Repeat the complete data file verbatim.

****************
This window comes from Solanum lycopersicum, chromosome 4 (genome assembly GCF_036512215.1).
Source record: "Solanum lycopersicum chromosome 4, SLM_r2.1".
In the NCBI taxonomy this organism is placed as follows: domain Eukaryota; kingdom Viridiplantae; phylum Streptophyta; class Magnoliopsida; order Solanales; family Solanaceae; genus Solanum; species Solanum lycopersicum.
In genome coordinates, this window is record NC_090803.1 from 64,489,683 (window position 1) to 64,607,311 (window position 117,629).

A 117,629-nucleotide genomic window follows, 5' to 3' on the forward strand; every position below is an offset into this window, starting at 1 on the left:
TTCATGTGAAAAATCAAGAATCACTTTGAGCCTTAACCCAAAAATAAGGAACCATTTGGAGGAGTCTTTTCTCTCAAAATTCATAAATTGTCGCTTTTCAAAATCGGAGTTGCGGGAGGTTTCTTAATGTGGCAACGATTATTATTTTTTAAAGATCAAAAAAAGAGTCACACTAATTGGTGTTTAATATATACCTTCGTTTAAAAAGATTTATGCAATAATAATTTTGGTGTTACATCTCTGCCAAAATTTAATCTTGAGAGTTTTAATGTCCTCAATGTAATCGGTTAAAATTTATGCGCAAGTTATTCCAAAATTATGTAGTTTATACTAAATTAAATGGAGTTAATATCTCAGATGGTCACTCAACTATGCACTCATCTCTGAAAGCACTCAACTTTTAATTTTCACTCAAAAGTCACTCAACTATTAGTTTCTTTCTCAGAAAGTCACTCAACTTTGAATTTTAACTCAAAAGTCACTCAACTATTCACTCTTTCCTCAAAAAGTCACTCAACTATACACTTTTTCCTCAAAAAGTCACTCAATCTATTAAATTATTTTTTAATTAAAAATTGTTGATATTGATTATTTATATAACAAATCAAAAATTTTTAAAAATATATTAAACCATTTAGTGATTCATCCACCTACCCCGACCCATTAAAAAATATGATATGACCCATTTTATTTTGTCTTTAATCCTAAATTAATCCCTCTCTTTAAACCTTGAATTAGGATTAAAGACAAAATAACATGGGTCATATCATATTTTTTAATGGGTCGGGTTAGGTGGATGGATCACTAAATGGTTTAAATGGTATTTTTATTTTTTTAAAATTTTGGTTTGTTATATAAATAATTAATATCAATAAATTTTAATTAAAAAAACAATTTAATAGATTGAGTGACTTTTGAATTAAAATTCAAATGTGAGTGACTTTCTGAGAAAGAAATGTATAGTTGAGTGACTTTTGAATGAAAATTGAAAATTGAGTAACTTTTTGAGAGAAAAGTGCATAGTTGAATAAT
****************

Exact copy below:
This window comes from Solanum lycopersicum, chromosome 4 (genome assembly GCF_036512215.1).
Source record: "Solanum lycopersicum chromosome 4, SLM_r2.1".
In the NCBI taxonomy this organism is placed as follows: domain Eukaryota; kingdom Viridiplantae; phylum Streptophyta; class Magnoliopsida; order Solanales; family Solanaceae; genus Solanum; species Solanum lycopersicum.
In genome coordinates, this window is record NC_090803.1 from 64,489,683 (window position 1) to 64,607,311 (window position 117,629).

A 117,629-nucleotide genomic window follows, 5' to 3' on the forward strand; every position below is an offset into this window, starting at 1 on the left:
TTCATGTGAAAAATCAAGAATCACTTTGAGCCTTAACCCAAAAATAAGGAACCATTTGGAGGAGTCTTTTCTCTCAAAATTCATAAATTGTCGCTTTTCAAAATCGGAGTTGCGGGAGGTTTCTTAATGTGGCAACGATTATTATTTTTTAAAGATCAAAAAAAGAGTCACACTAATTGGTGTTTAATATATACCTTCGTTTAAAAAGATTTATGCAATAATAATTTTGGTGTTACATCTCTGCCAAAATTTAATCTTGAGAGTTTTAATGTCCTCAATGTAATCGGTTAAAATTTATGCGCAAGTTATTCCAAAATTATGTAGTTTATACTAAATTAAATGGAGTTAATATCTCAGATGGTCACTCAACTATGCACTCATCTCTGAAAGCACTCAACTTTTAATTTTCACTCAAAAGTCACTCAACTATTAGTTTCTTTCTCAGAAAGTCACTCAACTTTGAATTTTAACTCAAAAGTCACTCAACTATTCACTCTTTCCTCAAAAAGTCACTCAACTATACACTTTTTCCTCAAAAAGTCACTCAATCTATTAAATTATTTTTTAATTAAAAATTGTTGATATTGATTATTTATATAACAAATCAAAAATTTTTAAAAATATATTAAACCATTTAGTGATTCATCCACCTACCCCGACCCATTAAAAAATATGATATGACCCATTTTATTTTGTCTTTAATCCTAAATTAATCCCTCTCTTTAAACCTTGAATTAGGATTAAAGACAAAATAACATGGGTCATATCATATTTTTTAATGGGTCGGGTTAGGTGGATGGATCACTAAATGGTTTAAATGGTATTTTTATTTTTTTAAAATTTTGGTTTGTTATATAAATAATTAATATCAATAAATTTTAATTAAAAAAACAATTTAATAGATTGAGTGACTTTTGAATTAAAATTCAAATGTGAGTGACTTTCTGAGAAAGAAATGTATAGTTGAGTGACTTTTGAATGAAAATTGAAAATTGAGTAACTTTTTGAGAGAAAAGTGCATAGTTGAATAAT